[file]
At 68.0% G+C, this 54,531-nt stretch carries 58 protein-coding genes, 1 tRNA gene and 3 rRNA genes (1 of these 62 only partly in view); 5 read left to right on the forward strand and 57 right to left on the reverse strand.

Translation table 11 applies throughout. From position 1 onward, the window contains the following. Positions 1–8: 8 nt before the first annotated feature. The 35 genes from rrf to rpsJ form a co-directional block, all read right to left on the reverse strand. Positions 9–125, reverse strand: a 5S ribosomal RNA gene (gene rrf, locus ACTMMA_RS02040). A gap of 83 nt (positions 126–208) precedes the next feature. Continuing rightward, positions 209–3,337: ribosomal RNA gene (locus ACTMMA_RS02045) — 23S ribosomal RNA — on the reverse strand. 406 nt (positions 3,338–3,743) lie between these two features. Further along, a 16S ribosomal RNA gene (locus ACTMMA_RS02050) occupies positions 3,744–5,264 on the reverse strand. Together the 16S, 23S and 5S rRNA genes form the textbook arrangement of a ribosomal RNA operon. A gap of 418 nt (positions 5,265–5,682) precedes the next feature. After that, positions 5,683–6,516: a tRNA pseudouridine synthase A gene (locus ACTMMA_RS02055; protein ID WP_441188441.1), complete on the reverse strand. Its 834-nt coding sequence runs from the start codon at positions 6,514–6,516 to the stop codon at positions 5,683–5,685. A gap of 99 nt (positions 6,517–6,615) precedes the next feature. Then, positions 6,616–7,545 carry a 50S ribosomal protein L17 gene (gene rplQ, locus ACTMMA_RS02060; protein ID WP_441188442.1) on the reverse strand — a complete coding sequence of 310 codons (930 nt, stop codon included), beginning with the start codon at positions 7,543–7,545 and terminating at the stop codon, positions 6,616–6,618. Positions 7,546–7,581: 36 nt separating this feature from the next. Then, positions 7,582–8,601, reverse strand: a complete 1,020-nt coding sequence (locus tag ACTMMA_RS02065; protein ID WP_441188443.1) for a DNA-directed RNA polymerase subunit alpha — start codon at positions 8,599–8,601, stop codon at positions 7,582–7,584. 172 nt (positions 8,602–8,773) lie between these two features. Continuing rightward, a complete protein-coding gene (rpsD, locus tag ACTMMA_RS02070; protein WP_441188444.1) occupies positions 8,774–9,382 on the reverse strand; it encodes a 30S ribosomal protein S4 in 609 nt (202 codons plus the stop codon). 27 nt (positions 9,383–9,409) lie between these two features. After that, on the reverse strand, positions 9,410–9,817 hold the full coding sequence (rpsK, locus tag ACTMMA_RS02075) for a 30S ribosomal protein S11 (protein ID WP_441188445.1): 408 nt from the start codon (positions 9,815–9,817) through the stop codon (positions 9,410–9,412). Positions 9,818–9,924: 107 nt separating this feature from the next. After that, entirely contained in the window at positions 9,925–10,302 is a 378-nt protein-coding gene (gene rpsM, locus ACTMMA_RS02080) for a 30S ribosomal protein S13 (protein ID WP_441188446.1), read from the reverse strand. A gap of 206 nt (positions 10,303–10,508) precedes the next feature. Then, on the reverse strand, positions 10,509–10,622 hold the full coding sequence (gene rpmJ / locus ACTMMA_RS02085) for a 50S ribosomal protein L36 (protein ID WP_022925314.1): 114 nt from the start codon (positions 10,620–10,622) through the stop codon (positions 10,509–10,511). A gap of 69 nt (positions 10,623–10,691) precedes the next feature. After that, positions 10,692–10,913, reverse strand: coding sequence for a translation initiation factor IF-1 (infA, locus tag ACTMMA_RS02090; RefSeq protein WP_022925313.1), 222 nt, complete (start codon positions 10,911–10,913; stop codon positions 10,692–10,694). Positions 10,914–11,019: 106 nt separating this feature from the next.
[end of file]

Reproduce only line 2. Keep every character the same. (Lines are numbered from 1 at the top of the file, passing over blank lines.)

Translation table 11 applies throughout. From position 1 onward, the window contains the following. Positions 1–8: 8 nt before the first annotated feature. The 35 genes from rrf to rpsJ form a co-directional block, all read right to left on the reverse strand. Positions 9–125, reverse strand: a 5S ribosomal RNA gene (gene rrf, locus ACTMMA_RS02040). A gap of 83 nt (positions 126–208) precedes the next feature. Continuing rightward, positions 209–3,337: ribosomal RNA gene (locus ACTMMA_RS02045) — 23S ribosomal RNA — on the reverse strand. 406 nt (positions 3,338–3,743) lie between these two features. Further along, a 16S ribosomal RNA gene (locus ACTMMA_RS02050) occupies positions 3,744–5,264 on the reverse strand. Together the 16S, 23S and 5S rRNA genes form the textbook arrangement of a ribosomal RNA operon. A gap of 418 nt (positions 5,265–5,682) precedes the next feature. After that, positions 5,683–6,516: a tRNA pseudouridine synthase A gene (locus ACTMMA_RS02055; protein ID WP_441188441.1), complete on the reverse strand. Its 834-nt coding sequence runs from the start codon at positions 6,514–6,516 to the stop codon at positions 5,683–5,685. A gap of 99 nt (positions 6,517–6,615) precedes the next feature. Then, positions 6,616–7,545 carry a 50S ribosomal protein L17 gene (gene rplQ, locus ACTMMA_RS02060; protein ID WP_441188442.1) on the reverse strand — a complete coding sequence of 310 codons (930 nt, stop codon included), beginning with the start codon at positions 7,543–7,545 and terminating at the stop codon, positions 6,616–6,618. Positions 7,546–7,581: 36 nt separating this feature from the next. Then, positions 7,582–8,601, reverse strand: a complete 1,020-nt coding sequence (locus tag ACTMMA_RS02065; protein ID WP_441188443.1) for a DNA-directed RNA polymerase subunit alpha — start codon at positions 8,599–8,601, stop codon at positions 7,582–7,584. 172 nt (positions 8,602–8,773) lie between these two features. Continuing rightward, a complete protein-coding gene (rpsD, locus tag ACTMMA_RS02070; protein WP_441188444.1) occupies positions 8,774–9,382 on the reverse strand; it encodes a 30S ribosomal protein S4 in 609 nt (202 codons plus the stop codon). 27 nt (positions 9,383–9,409) lie between these two features. After that, on the reverse strand, positions 9,410–9,817 hold the full coding sequence (rpsK, locus tag ACTMMA_RS02075) for a 30S ribosomal protein S11 (protein ID WP_441188445.1): 408 nt from the start codon (positions 9,815–9,817) through the stop codon (positions 9,410–9,412). Positions 9,818–9,924: 107 nt separating this feature from the next. After that, entirely contained in the window at positions 9,925–10,302 is a 378-nt protein-coding gene (gene rpsM, locus ACTMMA_RS02080) for a 30S ribosomal protein S13 (protein ID WP_441188446.1), read from the reverse strand. A gap of 206 nt (positions 10,303–10,508) precedes the next feature. Then, on the reverse strand, positions 10,509–10,622 hold the full coding sequence (gene rpmJ / locus ACTMMA_RS02085) for a 50S ribosomal protein L36 (protein ID WP_022925314.1): 114 nt from the start codon (positions 10,620–10,622) through the stop codon (positions 10,509–10,511). A gap of 69 nt (positions 10,623–10,691) precedes the next feature. After that, positions 10,692–10,913, reverse strand: coding sequence for a translation initiation factor IF-1 (infA, locus tag ACTMMA_RS02090; RefSeq protein WP_022925313.1), 222 nt, complete (start codon positions 10,911–10,913; stop codon positions 10,692–10,694). Positions 10,914–11,019: 106 nt separating this feature from the next.